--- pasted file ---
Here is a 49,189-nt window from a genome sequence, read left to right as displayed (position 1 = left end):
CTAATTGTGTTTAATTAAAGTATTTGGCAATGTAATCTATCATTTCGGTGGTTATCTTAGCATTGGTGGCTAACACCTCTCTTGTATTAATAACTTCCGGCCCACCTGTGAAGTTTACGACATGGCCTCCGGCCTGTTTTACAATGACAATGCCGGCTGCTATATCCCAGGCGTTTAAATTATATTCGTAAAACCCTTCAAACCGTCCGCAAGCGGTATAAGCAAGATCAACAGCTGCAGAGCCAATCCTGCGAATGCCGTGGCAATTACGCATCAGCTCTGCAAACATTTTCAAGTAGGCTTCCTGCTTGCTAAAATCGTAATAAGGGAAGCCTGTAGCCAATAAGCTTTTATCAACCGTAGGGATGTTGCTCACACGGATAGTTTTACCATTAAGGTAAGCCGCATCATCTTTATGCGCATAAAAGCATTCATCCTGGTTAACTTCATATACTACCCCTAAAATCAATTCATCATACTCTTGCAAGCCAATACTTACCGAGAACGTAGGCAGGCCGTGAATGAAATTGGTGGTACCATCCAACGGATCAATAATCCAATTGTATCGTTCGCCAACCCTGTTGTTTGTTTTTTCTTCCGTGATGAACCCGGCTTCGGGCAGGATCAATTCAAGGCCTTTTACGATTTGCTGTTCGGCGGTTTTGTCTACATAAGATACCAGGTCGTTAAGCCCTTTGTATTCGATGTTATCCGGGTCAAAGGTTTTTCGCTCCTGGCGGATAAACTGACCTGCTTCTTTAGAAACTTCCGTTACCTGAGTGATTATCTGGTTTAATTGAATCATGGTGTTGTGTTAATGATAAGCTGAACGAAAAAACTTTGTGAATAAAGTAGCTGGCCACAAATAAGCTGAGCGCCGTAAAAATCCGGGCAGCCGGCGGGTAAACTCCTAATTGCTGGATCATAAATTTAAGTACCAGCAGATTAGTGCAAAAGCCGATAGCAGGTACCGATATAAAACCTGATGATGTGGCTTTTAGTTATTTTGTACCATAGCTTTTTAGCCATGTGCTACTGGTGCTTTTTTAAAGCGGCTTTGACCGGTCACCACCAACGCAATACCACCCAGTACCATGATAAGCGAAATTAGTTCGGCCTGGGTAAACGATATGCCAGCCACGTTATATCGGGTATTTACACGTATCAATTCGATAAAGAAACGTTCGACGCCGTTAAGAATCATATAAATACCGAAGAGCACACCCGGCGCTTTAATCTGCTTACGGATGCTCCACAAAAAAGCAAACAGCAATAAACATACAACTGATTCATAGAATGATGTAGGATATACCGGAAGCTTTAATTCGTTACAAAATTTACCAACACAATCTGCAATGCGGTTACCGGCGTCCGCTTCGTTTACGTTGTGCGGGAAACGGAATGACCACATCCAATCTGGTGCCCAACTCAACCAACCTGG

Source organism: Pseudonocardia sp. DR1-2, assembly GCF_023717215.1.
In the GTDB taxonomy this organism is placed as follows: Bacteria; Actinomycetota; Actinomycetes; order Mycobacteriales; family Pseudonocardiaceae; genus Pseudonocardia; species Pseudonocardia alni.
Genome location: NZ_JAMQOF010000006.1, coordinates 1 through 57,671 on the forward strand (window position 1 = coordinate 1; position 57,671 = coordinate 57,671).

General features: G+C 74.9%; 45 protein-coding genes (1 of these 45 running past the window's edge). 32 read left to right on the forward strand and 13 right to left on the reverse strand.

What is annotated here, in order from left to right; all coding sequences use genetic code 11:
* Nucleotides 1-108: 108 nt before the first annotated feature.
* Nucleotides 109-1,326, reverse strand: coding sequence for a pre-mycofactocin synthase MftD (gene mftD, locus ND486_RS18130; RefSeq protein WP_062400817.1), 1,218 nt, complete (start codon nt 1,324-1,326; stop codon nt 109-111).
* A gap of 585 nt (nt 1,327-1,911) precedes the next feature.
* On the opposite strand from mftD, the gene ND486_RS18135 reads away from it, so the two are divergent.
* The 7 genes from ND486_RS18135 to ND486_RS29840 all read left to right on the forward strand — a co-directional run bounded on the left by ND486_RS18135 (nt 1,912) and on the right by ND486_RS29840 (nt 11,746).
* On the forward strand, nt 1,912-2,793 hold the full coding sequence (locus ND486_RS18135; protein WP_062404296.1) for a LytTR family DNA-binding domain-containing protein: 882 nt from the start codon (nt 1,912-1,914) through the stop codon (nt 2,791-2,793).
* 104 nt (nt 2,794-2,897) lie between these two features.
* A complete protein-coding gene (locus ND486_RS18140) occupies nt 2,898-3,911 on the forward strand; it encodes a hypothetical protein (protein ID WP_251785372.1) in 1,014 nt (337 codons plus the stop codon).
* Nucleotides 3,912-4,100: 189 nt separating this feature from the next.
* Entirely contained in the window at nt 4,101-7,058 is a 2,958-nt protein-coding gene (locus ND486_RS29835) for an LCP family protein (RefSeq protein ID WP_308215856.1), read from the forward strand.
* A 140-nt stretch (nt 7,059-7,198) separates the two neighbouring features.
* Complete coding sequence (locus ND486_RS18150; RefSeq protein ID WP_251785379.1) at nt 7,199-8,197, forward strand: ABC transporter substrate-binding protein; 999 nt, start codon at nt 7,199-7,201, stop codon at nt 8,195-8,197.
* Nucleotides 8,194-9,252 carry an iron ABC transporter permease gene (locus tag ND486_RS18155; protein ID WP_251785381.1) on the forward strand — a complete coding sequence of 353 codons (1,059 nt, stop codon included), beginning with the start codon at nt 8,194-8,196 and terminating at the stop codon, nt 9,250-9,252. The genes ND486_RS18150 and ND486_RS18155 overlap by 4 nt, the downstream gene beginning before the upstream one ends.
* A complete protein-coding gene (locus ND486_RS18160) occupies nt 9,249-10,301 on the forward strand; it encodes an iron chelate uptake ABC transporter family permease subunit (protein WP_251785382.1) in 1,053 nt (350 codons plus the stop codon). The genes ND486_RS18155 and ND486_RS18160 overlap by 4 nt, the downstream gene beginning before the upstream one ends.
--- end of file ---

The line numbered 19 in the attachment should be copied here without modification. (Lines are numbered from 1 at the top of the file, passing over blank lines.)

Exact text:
* Complete coding sequence (locus ND486_RS18150; RefSeq protein ID WP_251785379.1) at nt 7,199-8,197, forward strand: ABC transporter substrate-binding protein; 999 nt, start codon at nt 7,199-7,201, stop codon at nt 8,195-8,197.